In Idaho’s Treasure Valley — home to the state’s largest city, Boise — people aren’t scouring the ground looking for gold nuggets or veins of silver. These days, the real treasure in and around Boise is a moderately priced home.
Idaho, as a whole, saw its population grow faster than any other state during 2021, with more than 53,000 new residents moving to the Gem State, amounting to a roughly 3% population boost.  Boise is a prime target for new Idahoans, and existing ones, too. Nearly 65,000 people moved to Boise from other parts of Idaho in 2020, along with 10,000 Californians, and almost 2,800 Washingtonians. 
And in Boise, a metro area comprising roughly 800,000 residents, it’s led to a housing crunch — similar to what many other cities are experiencing.
“I used to be able to get anywhere in town in 15 minutes,” says Becky Enrico-Crum, a real estate agent, and the 2022 Boise Regional Realtors President. “Now, it takes 45 minutes, and you can’t really tell the difference between Boise, Eagle, and Meridian,” she says, about Boise’s neighboring suburbs, as each city has expanded in recent years.
What Enrico-Crum is seeing on the ground is also borne out in the data: Boise is, as of early 2022, the hottest housing market in America.
The 5 most overpriced housing markets in the U.S.
Buyers in the Boise metro area are paying an average of $506,060 for homes, which is roughly 76% higher than would be expected when accounting for historical averages. That’s according to a ranking of the most overvalued housing markets among the 100 largest metro areas in the U.S., as compiled by researchers at both Florida International University and Florida Atlantic University.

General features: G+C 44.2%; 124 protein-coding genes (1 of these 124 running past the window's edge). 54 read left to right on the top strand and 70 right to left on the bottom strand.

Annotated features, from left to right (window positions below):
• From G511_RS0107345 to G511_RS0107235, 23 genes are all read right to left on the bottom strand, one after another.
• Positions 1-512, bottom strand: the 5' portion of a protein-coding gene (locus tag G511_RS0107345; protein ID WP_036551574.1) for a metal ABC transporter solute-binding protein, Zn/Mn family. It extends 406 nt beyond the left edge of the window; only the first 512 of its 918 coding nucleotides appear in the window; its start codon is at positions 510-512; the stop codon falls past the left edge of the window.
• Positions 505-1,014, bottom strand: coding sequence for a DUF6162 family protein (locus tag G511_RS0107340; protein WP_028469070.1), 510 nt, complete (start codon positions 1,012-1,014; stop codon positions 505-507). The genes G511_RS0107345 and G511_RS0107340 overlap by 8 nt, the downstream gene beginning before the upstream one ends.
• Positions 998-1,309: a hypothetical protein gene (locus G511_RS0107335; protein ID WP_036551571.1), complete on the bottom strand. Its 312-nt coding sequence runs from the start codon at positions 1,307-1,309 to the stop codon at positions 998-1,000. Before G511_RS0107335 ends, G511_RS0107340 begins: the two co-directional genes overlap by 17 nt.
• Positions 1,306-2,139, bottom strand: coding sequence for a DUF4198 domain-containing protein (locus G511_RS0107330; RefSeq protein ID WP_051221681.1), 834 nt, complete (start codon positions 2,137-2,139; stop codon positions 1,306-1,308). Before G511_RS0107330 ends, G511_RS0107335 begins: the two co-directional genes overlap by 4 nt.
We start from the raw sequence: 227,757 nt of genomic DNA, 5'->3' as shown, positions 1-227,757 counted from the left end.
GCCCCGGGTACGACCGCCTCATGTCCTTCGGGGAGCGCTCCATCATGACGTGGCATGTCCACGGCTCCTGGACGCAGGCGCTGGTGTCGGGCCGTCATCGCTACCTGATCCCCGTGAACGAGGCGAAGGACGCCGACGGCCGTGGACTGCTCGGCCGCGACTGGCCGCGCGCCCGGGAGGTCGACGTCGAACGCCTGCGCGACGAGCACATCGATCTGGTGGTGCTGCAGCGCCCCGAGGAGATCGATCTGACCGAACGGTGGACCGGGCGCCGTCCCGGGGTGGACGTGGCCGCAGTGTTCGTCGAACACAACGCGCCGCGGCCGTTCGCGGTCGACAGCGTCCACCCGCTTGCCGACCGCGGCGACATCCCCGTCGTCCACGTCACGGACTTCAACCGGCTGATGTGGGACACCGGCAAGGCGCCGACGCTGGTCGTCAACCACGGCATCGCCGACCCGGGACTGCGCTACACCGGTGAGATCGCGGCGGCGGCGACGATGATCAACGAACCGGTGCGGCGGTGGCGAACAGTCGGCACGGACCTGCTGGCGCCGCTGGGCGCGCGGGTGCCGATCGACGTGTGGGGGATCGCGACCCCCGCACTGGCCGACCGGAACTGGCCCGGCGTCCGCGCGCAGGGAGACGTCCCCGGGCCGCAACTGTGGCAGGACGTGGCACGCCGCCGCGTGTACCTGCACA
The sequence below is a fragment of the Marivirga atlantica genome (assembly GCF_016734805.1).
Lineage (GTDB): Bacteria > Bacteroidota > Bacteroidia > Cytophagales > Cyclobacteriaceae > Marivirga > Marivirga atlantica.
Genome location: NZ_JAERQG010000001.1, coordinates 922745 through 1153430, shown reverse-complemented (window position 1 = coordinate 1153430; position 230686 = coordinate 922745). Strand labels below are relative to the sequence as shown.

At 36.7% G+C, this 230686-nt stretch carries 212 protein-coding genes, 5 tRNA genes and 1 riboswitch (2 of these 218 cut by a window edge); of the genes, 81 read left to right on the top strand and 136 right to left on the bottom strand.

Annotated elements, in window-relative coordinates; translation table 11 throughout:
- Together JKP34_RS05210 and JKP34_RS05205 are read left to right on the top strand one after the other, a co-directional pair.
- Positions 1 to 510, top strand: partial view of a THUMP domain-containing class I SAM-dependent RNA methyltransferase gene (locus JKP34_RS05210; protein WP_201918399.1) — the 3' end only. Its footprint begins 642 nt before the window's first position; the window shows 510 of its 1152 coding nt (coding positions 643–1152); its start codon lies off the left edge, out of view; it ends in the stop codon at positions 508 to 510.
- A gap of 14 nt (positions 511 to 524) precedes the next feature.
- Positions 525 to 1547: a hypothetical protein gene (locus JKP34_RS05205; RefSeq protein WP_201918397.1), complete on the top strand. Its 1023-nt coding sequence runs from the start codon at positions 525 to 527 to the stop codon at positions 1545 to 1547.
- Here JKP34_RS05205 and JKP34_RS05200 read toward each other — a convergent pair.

“We look at all past pricing using Zillow’s data because it’s released on a monthly basis,” says Ken Johnson, a real estate economist and associate dean of master’s programs at FAU College of Business, and one of two researchers behind the rankings. “It’s a good measure, as it captures the vast majority of housing transactions out there. It gives us an idea of what prices ‘should’ be,” he says, in relation to historical trends.
In Boise’s case, historical norms say the “expected price” of the average Boise home would be around $287,000. In fact, buyers are paying almost twice as much.
“Basically, homes are priced 76% higher than they ‘should’ be,” Johnson says.
The pandemic caused migrations around the country, as many people sought less expensive and less crowded cities to live in. And while Boise topped the list of overpriced housing markets, these other metro areas comprise the top five as of Jan. 31:
1. Boise City, Idaho
Average Price (per Zillow’s data): $506,060
Expected Price: $286,898
2. Austin, Texas
Average Price: $558,699
Expected Price: $344,185
3. Ogden, Utah
Average Price: $499,292
Expected Price: $313,648
4. Las Vegas, Nevada
Average Price: $405,542
Expected Price: $263,884
5. Atlanta, Georgia
Average Price: $344,420
Expected Price: $226,083
Johnson notes that these cities, and others near the top of the list, have many similarities.